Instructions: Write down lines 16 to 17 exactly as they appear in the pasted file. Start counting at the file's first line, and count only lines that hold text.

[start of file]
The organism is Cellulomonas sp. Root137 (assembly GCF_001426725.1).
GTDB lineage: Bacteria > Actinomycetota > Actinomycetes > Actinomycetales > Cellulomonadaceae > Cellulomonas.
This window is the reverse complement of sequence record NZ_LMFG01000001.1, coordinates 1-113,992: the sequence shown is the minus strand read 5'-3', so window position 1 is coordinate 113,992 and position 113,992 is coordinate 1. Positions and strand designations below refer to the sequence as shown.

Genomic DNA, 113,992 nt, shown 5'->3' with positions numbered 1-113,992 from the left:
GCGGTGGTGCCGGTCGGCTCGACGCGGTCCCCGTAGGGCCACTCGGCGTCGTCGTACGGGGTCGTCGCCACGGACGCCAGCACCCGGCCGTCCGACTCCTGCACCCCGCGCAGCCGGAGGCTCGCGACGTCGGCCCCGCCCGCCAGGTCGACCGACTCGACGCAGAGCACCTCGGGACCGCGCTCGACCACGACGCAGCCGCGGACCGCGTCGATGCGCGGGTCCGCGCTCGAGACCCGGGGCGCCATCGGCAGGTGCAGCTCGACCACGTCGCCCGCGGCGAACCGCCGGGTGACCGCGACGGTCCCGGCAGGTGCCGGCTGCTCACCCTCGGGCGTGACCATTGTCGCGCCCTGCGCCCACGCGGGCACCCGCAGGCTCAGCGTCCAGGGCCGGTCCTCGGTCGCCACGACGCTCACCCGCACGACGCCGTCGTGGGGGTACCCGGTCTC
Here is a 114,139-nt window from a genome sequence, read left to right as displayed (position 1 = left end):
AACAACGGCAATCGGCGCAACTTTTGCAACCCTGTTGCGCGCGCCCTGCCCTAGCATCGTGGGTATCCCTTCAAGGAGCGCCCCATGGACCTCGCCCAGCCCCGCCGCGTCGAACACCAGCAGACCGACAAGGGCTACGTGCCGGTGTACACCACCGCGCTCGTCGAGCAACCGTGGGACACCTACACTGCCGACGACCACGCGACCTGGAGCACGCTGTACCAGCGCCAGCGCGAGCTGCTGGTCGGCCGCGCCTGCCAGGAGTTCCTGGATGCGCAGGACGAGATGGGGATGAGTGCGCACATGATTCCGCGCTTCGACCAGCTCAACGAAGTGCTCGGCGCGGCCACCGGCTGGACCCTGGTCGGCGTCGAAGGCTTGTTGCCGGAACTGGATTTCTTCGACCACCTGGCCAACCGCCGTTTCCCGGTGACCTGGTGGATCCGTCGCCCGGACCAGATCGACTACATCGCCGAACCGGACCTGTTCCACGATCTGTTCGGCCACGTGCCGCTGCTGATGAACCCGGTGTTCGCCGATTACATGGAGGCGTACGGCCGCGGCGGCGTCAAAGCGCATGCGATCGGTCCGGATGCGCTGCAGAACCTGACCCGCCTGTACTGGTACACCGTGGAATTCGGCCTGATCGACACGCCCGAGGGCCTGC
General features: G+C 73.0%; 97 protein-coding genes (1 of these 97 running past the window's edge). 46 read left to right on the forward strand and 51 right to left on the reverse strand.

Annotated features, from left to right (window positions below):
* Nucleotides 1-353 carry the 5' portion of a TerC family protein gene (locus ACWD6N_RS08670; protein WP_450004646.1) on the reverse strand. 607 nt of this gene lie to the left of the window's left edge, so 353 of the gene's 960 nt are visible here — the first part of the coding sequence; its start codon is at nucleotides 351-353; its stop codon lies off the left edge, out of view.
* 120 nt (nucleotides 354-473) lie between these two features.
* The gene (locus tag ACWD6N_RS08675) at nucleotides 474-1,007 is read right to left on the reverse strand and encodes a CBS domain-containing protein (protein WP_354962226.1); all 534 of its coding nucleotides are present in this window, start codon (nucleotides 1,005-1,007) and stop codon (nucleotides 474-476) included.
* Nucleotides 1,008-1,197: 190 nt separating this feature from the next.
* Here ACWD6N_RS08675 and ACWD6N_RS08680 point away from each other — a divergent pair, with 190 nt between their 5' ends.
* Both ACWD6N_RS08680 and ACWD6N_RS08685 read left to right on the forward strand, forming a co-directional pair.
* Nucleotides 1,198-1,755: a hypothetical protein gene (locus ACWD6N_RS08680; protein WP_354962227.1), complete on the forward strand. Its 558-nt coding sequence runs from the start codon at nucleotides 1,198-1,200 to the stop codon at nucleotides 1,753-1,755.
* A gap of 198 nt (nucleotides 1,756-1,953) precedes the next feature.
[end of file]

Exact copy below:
* Nucleotides 1,198-1,755: a hypothetical protein gene (locus ACWD6N_RS08680; protein WP_354962227.1), complete on the forward strand. Its 558-nt coding sequence runs from the start codon at nucleotides 1,198-1,200 to the stop codon at nucleotides 1,753-1,755.
* A gap of 198 nt (nucleotides 1,756-1,953) precedes the next feature.